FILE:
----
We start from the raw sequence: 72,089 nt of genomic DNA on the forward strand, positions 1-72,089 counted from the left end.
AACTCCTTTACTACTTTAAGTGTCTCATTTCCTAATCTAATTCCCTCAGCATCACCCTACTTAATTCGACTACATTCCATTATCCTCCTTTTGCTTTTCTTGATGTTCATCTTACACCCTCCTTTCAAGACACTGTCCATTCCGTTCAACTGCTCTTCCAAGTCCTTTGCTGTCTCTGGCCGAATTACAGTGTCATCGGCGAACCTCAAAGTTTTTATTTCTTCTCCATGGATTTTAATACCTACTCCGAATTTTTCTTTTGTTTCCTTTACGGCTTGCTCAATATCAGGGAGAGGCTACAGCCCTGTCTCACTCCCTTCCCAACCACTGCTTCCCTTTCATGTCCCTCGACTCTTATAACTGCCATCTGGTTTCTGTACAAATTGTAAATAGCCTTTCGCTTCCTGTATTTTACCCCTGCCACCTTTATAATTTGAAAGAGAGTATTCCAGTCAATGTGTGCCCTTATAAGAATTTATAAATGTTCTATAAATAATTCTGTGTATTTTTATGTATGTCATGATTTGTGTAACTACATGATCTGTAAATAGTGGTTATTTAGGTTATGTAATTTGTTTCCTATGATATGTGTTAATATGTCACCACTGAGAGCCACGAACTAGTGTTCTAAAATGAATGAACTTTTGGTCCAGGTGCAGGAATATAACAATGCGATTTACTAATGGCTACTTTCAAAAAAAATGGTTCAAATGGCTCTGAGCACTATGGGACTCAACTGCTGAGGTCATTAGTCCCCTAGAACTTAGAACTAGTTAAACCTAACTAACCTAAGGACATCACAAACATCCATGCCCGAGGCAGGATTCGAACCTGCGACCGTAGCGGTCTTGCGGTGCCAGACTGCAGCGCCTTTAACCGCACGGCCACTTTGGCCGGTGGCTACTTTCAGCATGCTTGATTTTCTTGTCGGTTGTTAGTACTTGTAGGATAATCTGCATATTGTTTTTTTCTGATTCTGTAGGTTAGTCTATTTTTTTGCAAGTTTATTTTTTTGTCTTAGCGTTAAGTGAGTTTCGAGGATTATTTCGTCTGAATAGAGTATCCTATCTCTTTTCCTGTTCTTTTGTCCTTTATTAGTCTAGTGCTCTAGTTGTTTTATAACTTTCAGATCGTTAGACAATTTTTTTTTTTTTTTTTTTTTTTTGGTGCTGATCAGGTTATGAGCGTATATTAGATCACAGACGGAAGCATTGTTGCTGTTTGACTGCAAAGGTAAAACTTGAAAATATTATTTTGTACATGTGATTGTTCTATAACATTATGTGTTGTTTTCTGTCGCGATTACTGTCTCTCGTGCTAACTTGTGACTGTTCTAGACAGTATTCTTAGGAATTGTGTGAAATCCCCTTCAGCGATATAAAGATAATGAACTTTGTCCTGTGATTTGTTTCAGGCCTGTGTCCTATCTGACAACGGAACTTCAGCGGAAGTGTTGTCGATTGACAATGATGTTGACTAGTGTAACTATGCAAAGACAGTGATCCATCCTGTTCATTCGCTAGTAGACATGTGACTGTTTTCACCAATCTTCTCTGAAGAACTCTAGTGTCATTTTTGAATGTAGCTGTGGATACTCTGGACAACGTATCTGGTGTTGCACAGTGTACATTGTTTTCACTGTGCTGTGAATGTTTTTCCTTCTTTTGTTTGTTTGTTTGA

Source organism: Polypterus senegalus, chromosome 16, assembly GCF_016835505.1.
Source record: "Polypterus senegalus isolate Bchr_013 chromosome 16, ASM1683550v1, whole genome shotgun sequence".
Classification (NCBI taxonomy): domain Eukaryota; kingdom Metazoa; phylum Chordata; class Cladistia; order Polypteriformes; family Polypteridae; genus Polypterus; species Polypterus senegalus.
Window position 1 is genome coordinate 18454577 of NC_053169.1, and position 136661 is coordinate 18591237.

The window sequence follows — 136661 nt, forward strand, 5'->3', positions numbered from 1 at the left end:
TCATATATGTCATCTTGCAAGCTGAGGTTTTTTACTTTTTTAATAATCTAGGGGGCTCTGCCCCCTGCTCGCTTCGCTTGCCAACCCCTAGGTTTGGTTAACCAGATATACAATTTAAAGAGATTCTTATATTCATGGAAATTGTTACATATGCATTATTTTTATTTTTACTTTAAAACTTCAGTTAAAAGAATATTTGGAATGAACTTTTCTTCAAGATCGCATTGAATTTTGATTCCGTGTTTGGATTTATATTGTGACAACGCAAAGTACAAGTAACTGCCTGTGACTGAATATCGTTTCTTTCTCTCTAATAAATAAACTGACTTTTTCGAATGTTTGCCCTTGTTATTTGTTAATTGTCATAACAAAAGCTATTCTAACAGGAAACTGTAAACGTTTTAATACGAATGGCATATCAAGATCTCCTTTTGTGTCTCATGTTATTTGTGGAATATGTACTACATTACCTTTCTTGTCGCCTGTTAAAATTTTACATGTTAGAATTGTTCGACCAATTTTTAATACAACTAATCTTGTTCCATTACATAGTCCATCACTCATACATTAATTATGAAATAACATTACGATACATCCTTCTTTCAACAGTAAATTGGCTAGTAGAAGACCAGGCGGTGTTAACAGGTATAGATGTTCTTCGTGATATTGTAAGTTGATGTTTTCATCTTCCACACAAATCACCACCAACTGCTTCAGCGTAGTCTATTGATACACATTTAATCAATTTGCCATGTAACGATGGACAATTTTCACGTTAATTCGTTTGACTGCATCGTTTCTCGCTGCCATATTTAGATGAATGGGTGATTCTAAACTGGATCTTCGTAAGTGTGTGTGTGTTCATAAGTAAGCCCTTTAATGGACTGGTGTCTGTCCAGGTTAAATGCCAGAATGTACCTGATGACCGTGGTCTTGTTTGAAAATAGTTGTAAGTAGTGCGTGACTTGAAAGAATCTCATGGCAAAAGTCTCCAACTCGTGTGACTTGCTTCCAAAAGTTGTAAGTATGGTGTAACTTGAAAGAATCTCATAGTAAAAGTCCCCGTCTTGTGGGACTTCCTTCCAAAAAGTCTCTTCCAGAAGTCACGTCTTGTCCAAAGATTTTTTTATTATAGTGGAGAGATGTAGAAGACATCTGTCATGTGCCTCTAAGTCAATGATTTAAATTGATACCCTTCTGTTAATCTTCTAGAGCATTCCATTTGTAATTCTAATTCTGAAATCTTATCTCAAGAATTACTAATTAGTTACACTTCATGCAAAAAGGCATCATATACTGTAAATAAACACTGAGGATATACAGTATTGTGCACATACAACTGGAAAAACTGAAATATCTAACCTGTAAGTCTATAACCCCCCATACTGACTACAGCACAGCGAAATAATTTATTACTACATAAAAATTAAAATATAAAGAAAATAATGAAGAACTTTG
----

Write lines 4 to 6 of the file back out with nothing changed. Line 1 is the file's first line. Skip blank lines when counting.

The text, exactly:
Source record: "Polypterus senegalus isolate Bchr_013 chromosome 16, ASM1683550v1, whole genome shotgun sequence".
Classification (NCBI taxonomy): domain Eukaryota; kingdom Metazoa; phylum Chordata; class Cladistia; order Polypteriformes; family Polypteridae; genus Polypterus; species Polypterus senegalus.
Window position 1 is genome coordinate 18454577 of NC_053169.1, and position 136661 is coordinate 18591237.